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Back when I was growing up, everyone knew one thing about coffee — it stunts your growth. It was the reason that parents didn’t allow kids to drink coffee. There were other bits of wisdom about how coffee affects your health, and over the years, drinking coffee — and caffeine in general — has been associated with headaches, nausea, the “jitters”, anxiety, high blood pressure, coronary artery disease, heartburn and dehydration. It all added up to one big message from the health community to everyday people who love their coffee — Cut back on coffee. It’s bad for you.
But is coffee really bad for you?
If you’ve been paying attention to any health news in the past fifteen years, you’ve heard a steady stream of good news for coffee lovers. In fact, various studies about the health effects of coffee over the past 15 or so years have suggested that coffee may help prevent diabetes, lower the risk of several types of cancer, reduce the effects of hepatitis C and cirrhosis and protect against damages caused by illnesses such as Alzheimers’ disease and Parkinson’s disease.
So which is it? Is coffee a panacea or the devil’s drink?
The truth probably lies somewhere in the middle. Coffee, with its hundreds of compounds, obviously has many effects on the body. It’s well known that caffeine is a stimulant, for example, but not as well-known how other compounds and chemicals in coffee may affect the functions of the various cells in your body. And since some studies have shown that both caffeinated and decaffeinated coffee have some similar effects, scientists do know that all of the health benefits — and harmful effects — are not due only to caffeine.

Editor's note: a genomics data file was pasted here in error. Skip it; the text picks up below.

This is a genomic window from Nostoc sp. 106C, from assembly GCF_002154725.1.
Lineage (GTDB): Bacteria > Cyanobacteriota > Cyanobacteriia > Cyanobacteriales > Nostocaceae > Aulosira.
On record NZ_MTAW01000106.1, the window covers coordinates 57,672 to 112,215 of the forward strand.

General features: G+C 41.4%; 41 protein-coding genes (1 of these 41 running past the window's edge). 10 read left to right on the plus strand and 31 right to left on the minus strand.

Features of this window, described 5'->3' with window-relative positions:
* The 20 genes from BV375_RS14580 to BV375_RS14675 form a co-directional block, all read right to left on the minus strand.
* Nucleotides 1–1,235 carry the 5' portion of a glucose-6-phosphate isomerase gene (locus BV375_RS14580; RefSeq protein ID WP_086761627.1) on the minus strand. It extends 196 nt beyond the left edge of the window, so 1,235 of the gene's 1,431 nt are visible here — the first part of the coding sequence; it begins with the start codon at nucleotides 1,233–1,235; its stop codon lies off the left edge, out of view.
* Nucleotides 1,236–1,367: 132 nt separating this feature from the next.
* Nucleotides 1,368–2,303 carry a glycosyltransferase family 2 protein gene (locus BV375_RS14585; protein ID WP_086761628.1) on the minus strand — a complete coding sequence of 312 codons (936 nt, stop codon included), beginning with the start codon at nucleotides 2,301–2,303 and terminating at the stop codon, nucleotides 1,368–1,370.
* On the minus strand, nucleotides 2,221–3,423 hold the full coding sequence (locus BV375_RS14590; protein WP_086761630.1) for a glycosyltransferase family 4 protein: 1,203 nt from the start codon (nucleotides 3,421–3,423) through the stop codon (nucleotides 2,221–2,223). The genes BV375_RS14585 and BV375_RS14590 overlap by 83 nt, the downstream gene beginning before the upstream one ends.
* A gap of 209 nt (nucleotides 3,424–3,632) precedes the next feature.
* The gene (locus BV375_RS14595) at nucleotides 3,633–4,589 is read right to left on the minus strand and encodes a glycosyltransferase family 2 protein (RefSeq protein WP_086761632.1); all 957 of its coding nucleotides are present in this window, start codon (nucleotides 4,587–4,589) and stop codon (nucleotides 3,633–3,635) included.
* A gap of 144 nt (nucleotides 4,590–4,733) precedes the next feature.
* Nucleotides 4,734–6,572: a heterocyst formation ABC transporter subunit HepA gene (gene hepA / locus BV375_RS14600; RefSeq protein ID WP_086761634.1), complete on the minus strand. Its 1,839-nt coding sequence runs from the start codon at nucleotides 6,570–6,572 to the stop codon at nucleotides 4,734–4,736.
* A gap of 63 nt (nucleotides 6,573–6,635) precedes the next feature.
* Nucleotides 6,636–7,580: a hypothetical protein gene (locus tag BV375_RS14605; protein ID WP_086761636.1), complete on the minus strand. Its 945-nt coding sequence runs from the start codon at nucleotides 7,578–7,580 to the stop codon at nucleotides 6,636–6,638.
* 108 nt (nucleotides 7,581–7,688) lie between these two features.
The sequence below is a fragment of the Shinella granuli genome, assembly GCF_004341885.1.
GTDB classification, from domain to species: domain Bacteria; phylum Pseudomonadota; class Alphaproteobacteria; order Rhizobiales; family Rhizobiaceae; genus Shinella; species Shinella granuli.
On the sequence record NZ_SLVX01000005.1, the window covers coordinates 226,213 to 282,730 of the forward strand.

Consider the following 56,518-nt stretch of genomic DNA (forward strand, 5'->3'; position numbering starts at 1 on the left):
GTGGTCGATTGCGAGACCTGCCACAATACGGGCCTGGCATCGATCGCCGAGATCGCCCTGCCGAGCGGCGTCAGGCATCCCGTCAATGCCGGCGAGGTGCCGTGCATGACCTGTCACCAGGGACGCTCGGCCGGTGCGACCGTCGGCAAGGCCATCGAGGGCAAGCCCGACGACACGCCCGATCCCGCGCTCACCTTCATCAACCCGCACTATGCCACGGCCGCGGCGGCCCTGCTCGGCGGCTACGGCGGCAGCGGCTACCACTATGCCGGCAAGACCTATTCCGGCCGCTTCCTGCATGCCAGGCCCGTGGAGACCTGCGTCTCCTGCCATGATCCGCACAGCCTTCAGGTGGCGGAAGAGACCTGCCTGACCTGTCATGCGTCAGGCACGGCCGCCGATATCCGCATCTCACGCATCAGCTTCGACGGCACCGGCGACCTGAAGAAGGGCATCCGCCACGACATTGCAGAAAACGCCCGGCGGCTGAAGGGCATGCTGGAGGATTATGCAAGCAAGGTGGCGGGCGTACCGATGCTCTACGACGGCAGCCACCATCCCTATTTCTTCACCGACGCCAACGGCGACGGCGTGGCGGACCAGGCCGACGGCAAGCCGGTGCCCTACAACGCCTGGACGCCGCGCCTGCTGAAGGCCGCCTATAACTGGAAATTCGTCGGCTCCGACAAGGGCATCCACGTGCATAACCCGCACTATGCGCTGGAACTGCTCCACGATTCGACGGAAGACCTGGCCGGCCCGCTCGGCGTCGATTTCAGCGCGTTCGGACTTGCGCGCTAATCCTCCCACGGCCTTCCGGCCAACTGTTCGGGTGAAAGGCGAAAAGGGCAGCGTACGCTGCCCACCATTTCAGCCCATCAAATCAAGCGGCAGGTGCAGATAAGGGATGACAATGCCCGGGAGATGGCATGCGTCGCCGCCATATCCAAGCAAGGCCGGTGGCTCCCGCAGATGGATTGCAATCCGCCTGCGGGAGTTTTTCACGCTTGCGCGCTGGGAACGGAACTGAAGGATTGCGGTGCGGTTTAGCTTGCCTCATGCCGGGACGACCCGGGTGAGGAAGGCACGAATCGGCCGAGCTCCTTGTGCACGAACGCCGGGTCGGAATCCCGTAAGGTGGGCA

Here’s a quick rundown of what research has suggested about the health effects of coffee over the past 15 years or so.
A number of studies suggest that coffee protects against beta-amyloid plaque that is found in the brains of those who have Alzheimer’s disease. In 2010, scientists at the University of South Florida found that caffeinated coffee boosts circulating levels of GCSF (granulocyte colony stimulating factor) in mice. GCSF appears to inhibit the formation of beta amyloid plaque, and higher levels of GCSF are associated with increased memory function in adults with Alzheimer’s. The effect was not seen with just caffeine, nor was it seen with decaffeinated coffee, suggesting that it is the combination of caffeine and another substance in coffee that boosts GCSF.
Numerous studies suggest a lower risk of tumors in endometrial cancer, prostate cancer and estrogen-negative breast cancer in men and women who drink at least 4 cups of coffee daily. Scientists believe that the antioxidants and anti-inflammatory subestances may be responsible for the reduction in cancer risk.
Coffee appears to reduce the risk of type 2 diabetes in those who drink at least 4 cups of coffee daily, and more coffee appears to increase the protective effect. Again, caffeine appears to play a role, but may not be the only — or even the most important — protective factor. The most recent research suggests that caffeic acid and cholorogenic acid, two antioxidants found in brewed coffee, may increase insulin sensitivity and delay or protect against the onset of type 2 diabetes.